Australia is a wild land, but an orderly one. It’s only an oxymoron until you see a rugged landscape with discreet yet well-kept trails, and tropical foliage overflowing from city gardens with not a piece of garbage in sight. Traveling with my other half and another couple, we found this down-to-earth approach to nature’s epic offerings entirely fitting. In our drive from Noosa Heads to Sydney, we embraced the casual grandeur of Australia’s majestic Pacific coast.
We drove through a maze of streets, curved and unpredictable, influenced by the twisting Brisbane River that cuts back and forth across the city before heading to the sea. Home was an Australian craftsman style cottage on a quiet side street in West End, a neighborhood known for its enticing shops and restaurants
The next day was spent in Noosa Heads, a beach resort town that reminds me distinctly of a more rugged Santa Barbara. Surfers changed by their cars as happy couples walked by with purchases from high end local artisans. Rocky cliffs jutted up from white sand beaches, while flowering trees sprouted from every possible nook. In Noosa Heads National Park, we walked the meandering path that hugs the jagged coastline and took in the beautiful sights of the Sunshine Coast.
For lunch, we enjoyed a picnic on the beach of a small cove. Despite the crowds of joggers and vacationing families along the path, we were alone for our meal. As we sat mesmerized by the surfers and rolling waves, a raven stole our lunch of meat pies. It sat just out of reach on a tree, laughing at us in such a good-natured way that I couldn’t help but smile, even if I was a bit hungry. The spirited bird exhibited a straightforward playfulness we found common throughout our trip. In fact, Australia is the first country I’ve visited that I would describe as having a sense of humor. I often found myself chuckling at town names, signs, and the amiable jokes from a stranger.
Back in Brisbane the following morning, we explored the treasure trove of antique shops in the neighborhood of Paddington. Clothing, WWII memorabilia, jewelry, house wares and more filled every corner. Despite shopping for hours, we didn’t see all there was to see. In between shops, brilliantly colored parrots hopped from bush to bush. I admit to making a fool of myself and taking far too many photos of what, to Australians, is a very common sight.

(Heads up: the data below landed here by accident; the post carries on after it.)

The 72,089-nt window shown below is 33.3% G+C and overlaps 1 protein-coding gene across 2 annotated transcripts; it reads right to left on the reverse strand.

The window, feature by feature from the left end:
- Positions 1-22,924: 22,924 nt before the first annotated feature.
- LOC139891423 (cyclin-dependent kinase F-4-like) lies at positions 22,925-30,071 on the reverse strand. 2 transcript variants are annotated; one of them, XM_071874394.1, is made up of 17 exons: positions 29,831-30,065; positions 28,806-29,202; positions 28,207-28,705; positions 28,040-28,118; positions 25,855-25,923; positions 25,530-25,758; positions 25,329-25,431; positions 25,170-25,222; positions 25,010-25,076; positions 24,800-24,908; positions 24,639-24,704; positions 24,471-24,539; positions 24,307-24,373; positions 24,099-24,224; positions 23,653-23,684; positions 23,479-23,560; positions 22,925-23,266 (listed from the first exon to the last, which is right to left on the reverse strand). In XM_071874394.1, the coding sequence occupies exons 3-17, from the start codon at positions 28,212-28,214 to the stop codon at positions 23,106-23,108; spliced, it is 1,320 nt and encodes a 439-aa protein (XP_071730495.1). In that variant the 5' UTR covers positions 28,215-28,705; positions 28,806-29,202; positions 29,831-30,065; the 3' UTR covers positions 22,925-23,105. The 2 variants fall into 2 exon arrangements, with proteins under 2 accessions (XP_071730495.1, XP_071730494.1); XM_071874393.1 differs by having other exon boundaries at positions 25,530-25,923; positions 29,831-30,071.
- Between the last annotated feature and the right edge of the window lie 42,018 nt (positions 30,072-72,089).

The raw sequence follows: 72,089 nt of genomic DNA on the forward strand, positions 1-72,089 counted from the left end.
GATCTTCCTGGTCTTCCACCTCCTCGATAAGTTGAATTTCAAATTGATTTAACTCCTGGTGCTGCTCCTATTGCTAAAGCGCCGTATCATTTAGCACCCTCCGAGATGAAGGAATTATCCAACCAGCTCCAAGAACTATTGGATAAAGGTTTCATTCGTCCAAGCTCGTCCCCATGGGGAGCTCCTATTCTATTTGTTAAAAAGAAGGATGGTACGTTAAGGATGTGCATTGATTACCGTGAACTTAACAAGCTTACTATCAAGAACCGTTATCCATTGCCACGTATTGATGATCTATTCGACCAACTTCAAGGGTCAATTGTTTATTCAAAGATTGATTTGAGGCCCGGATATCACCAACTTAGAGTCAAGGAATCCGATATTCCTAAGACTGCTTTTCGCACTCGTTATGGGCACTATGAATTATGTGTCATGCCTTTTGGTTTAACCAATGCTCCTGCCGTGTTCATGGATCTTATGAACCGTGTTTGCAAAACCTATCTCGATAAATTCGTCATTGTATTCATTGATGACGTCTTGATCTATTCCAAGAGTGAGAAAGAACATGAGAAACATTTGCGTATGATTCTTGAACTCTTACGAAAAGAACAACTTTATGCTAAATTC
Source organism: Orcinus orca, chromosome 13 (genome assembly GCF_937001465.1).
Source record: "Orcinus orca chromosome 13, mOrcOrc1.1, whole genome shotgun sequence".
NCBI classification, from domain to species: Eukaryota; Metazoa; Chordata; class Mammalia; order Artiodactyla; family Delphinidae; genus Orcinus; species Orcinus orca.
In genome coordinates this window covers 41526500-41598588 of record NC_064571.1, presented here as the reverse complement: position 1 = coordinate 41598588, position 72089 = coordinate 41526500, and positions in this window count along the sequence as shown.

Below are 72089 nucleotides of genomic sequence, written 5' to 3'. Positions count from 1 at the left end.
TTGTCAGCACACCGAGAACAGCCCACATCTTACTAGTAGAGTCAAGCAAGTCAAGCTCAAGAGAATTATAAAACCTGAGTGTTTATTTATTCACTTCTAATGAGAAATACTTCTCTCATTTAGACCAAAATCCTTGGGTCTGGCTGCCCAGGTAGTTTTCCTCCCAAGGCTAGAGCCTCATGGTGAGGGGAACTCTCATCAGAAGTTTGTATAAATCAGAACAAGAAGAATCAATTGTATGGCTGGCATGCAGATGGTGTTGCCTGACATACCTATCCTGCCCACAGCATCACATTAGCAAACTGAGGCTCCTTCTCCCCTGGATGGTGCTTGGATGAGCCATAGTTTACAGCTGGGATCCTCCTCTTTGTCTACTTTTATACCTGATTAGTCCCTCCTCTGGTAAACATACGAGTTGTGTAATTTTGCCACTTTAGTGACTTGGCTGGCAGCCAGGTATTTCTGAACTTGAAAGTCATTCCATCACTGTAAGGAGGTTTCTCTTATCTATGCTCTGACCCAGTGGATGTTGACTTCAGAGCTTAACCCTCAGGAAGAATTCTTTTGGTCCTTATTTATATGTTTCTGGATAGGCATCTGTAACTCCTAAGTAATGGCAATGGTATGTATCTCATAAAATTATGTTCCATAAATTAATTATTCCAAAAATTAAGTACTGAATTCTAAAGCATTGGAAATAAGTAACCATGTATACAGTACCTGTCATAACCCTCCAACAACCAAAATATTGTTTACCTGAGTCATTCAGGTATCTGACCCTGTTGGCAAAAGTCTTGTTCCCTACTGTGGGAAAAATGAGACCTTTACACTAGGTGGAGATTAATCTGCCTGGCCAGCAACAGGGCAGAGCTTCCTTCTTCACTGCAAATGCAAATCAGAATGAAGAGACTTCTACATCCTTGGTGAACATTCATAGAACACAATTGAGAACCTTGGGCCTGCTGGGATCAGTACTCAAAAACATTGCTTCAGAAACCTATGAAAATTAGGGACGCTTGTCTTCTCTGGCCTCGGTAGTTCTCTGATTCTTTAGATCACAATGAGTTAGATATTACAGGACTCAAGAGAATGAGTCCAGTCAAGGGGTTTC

That afternoon, we walked down to the local farmer’s market in Davies Park. Fresh luscious produce piled to bursting from booths. A seafood vendor did brisk business from buckets of freshly caught fish glittering on ice and Francesca bought several huge prawns for a traditional Australian Christmas dish. We stopped at a vegetarian food vendor, cleverly called YKILLAMOOCOW, for delicious samosas.
Though fond of our hosts and their fair city, it was time to begin the next leg of our adventure. We rented a car and drove south along the main highway. City gave way to suburbs, which softened into sprawling cattle ranches and green rolling hills. Just two hours in, we found ourselves in beloved Byron Bay, having secured the last room in the entire town.
For Americans unused to Boxing Day, our first hours maneuvering through the famous beach town were disorienting and the area was overcrowded. Think of it like unwittingly stumbling into The Grove in Los Angeles on Black Friday. However, the natural charm innate within all seaside communities soon set us at ease as we made our way to the main attraction. The beach was wide and welcoming, and people from all nationalities stretched out on colorful blankets to soak in the sun. We could wade far into the warm turquoise waters before having to swim. A little further out, surfers glided on shallow white capped waves.
It was here in this favorite Aussie getaway that I tried my first Aussie Burger: all the regular trimmings plus generous slices of beet and pineapple. It’s a combination I would have never dreamed up myself, but deep sweetness mixes with tangy and salty in an unforgettable way. I have recreated it in my own kitchen since then and each time brings me back to salty air and the call of kookaburras.
We spent a few days exploring the different beaches of Byron Bay, listening to live music and sampling the local cuisine. As we reluctantly checked out of our hotel, the man behind the desk danced slowly and enthusiastically to unheard music, his tight Madonna shirt showing off surfer muscles. He was surprised at our short stay, admonishing in a languid, sing-song voice “You’ll wish you’d stayed longer!”
He was completely right, but once again the road called to us. On advice from a local, we kept south to Brooms Head, a protected beach with nearly 50 miles of unspoiled coastline. It is a twenty minute drive from the highway with only an exit sign as we approach the grandeur that awaited us. This was truly a hidden gem. Along the way we passed mobs of kangaroos contently grazing in fields, looking like a herd of deer.